7/24/2018 Mammoth –> Yosemite Valley
I woke up early and eager to go! I was worried about rain because of the hail storms the night before but had a dry night! I packed up camp and headed into Yosemite Valley. The drive was about two and a half hours, and I didn’t run into any crazy weather this time around.
There was smoke, however! The smoke was so heavy that I could hardly see the beautiful rock formations that Yosemite Valley is so famous for. There was an RV that was driving in front of me for a while with a picture of Yosemite Valley on it though, so I still felt like I had the full experience. XD
I got into Yosemite Village at about 9 am. I headed to the visitors center to pick up my permit. It took a little while for me to find, and I also stopped into the museum and looked around a little but eventually, I made it to the visitors center to pick up my permit. The ranger asked if I wanted to start in Tuolumne Meadow instead, because of the smoke. If I chose to stay in Yosemite Valley and start from Happy Isles, I wouldn’t be able to start today and would have to wait until tomorrow, but if I wanted to start in Tuolumne Meadows I’d be able to start today (and be about 4 days ahead of schedule, but also cut ~40 miles from the trail.
I decided to stay in the Valley and acclimate to the elevation, even though it would put me a day behind the schedule I had written for myself. I felt okay about it, it was a pretty flexible schedule and would allow me to explore the valley a little bit before I left, after all, I hadn’t been to Yosemite since I was around 10 years old!
I headed to the backpackers camp, dropped off my stuff, parked my car and then went back to the backpackers camp and started to set up. By this time, I was getting a little bit hungry, so I ate the rest of my rice from the previous night. It was a lot better once all of the chilies were gone and I started to feel better about the food I would be eating for the rest of the trip.
As I was eating I realized that I only had a wooden spoon, and had somehow forgotten my plastic spoon and knife. I had only brought a wooden spoon, which may have been an ill-thought-out mountain woman plan. Honestly, the spoon worked fine when I was tired the night before but I really felt like it wouldn’t work for the rest of the trip. I headed to one of the gift shops and purchased a spoon, knife, and fork and felt even better about my eating future, until I got back to camp and found the other spoon, knife, and fork I had safely stored in the top pouch of my backpack, where I had been certain I “wouldn’t forget”. Oh well, at least I bought the ones that were only like 70 cents each.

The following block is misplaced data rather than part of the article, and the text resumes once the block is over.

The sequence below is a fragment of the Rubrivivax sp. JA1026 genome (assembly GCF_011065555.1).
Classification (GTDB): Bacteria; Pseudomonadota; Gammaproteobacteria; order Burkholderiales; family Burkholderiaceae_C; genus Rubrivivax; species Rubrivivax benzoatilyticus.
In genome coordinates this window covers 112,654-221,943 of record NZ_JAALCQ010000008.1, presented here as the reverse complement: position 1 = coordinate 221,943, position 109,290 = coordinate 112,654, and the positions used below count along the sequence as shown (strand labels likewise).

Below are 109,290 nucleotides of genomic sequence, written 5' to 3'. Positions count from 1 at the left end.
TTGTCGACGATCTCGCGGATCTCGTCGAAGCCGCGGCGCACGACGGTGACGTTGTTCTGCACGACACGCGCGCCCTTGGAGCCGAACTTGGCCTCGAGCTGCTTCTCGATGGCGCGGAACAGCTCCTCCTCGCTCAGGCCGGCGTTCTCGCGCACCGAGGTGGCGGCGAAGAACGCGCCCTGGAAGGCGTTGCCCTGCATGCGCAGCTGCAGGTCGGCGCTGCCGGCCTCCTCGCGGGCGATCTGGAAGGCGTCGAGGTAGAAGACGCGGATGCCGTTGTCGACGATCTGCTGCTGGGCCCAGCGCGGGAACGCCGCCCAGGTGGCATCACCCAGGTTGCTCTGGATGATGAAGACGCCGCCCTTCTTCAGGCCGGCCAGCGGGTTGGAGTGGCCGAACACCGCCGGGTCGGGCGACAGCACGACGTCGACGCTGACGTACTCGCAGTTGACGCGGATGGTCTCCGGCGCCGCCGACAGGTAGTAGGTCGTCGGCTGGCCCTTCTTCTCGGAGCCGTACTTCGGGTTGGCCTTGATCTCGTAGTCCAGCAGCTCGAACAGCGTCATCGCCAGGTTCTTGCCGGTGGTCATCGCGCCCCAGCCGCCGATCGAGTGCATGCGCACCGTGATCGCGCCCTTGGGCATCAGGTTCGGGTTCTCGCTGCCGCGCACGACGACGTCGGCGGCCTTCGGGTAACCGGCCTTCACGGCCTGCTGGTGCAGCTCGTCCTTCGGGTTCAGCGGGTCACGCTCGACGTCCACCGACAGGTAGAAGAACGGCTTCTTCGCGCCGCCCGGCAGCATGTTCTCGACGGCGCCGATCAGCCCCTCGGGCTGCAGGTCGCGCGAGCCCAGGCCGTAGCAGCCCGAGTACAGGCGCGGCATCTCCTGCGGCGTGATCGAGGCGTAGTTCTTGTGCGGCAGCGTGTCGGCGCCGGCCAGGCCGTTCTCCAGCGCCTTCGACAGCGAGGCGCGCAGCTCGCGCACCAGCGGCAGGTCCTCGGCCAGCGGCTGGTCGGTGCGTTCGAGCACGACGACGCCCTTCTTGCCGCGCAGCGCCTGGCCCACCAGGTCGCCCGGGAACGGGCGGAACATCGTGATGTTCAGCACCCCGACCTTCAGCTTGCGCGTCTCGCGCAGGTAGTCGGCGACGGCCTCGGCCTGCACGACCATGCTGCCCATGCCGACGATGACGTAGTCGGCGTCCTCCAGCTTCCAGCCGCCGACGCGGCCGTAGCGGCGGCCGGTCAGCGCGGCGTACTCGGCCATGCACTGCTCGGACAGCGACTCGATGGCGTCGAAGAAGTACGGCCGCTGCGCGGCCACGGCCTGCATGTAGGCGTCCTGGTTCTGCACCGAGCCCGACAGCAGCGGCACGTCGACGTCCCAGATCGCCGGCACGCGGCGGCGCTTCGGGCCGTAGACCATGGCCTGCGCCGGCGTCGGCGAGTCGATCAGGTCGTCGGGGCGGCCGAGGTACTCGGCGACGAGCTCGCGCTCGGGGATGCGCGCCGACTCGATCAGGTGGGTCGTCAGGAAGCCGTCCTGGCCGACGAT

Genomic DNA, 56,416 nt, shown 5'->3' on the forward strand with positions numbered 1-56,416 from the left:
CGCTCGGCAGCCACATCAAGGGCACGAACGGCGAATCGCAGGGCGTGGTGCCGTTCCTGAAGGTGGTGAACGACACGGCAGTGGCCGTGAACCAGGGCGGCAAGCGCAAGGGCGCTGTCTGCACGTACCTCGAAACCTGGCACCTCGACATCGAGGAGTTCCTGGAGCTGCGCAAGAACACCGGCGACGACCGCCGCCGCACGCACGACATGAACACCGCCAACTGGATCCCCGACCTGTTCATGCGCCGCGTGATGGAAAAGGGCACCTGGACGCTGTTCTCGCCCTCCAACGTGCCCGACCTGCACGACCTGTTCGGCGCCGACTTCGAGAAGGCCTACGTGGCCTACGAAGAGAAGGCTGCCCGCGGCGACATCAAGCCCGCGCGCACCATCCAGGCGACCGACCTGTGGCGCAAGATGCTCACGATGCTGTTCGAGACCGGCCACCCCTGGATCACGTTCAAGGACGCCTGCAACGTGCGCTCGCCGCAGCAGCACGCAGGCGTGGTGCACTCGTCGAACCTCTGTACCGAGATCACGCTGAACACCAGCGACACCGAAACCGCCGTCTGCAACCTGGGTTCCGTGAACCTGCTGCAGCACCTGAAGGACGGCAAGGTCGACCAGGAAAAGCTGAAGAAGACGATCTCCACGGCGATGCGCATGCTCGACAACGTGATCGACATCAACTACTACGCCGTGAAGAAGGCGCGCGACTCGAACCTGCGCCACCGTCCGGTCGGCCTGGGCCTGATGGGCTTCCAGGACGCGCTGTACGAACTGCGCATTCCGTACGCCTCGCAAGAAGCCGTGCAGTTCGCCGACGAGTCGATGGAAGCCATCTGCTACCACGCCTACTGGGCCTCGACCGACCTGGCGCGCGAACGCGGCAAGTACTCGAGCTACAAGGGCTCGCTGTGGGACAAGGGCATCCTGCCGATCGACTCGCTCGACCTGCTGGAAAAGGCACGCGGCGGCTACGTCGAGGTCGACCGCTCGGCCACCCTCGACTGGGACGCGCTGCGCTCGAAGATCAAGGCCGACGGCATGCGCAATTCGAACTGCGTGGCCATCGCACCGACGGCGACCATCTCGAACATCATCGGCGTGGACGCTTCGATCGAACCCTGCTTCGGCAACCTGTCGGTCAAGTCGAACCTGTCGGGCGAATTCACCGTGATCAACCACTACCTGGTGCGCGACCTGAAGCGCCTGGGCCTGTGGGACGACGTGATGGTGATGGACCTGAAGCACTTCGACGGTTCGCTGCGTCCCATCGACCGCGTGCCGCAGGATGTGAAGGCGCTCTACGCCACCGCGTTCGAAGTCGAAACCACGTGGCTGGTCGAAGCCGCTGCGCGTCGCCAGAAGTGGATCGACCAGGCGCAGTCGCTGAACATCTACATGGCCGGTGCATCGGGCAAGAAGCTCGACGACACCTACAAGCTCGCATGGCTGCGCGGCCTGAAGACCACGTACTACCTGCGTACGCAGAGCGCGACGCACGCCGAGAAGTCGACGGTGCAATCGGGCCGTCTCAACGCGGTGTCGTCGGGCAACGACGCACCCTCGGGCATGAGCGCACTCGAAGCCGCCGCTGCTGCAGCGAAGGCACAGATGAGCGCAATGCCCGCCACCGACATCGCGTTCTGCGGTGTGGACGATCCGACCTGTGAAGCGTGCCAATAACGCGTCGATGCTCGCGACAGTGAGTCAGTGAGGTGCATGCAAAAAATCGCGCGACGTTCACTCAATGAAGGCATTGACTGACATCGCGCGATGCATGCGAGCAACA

After putting away my new utensils and my old ones, and saying hello to some people who had set up in the backpacker’s campground since I had been gone, I packed up a daypack and did a short loop trail to one of the many lakes in the Valley, Mirror Lake. I think it was about 2 miles total from the trailhead and counting the trail back to the campground. It was a really nice trail but it was pretty crowded at the lake. I managed to get some pictures that didn’t make it look so full, but it was very crowded and I had to explain to a woman why it wasn’t okay that she was hand feeding a squirrel some bits of a rice cake that she had brought. *facepalm* get me out of here.
On the way back to the backpacker’s campground, I picked up all of the trash along the way and was really angry about all that I found. The part of the trail back to the campground was only about half a mile, (if even that), and there was all this trash along the trail! Trash cans are super available in the Valley and it made me really sad to see that people just didn’t care and felt like it was still okay to litter in such a beautiful place!
I stopped at the bathroom to throw away the trash and took a selfie with the toilet, because who knows when I’ll see a toilet again? Could be 20 whole days! (Spoiler alert, it wasn’t).
I am definitely ready to get out of the valley, to the places where people will (hopefully) be more respectful of the natural beauty that surrounds them instead of throwing their trash anywhere they feel like.
When I got to the campsite, there was a note attached below a rock at the base of my tent, informing me (and everyone else in the campsite) that Yosemite Valley would be closing at 12pm the next day, and everyone had to leave by that time. Wow! Looks like I got my permit right on time. The note did cause some confusion though, would we still be able to hike out of the valley, or did we need to leave by vehicle? The group of hikers that were staying in the Backpackers campground for the night gathered and discussed it, and we decided that if we had to move our cars and actually evacuate, they would have said something. I figured I’d probably see a ranger around tomorrow, and I’ll ask them then.
There was one girl who didn’t have a permit and was going to try to go to the office first thing tomorrow morning to get one. I am not sure if there will be anyone there and if she will be able to get a permit, but she was really nice and fun to talk to so I hope she gets it and I am able to see her later on!
Thanks for reading, see you tomorrow!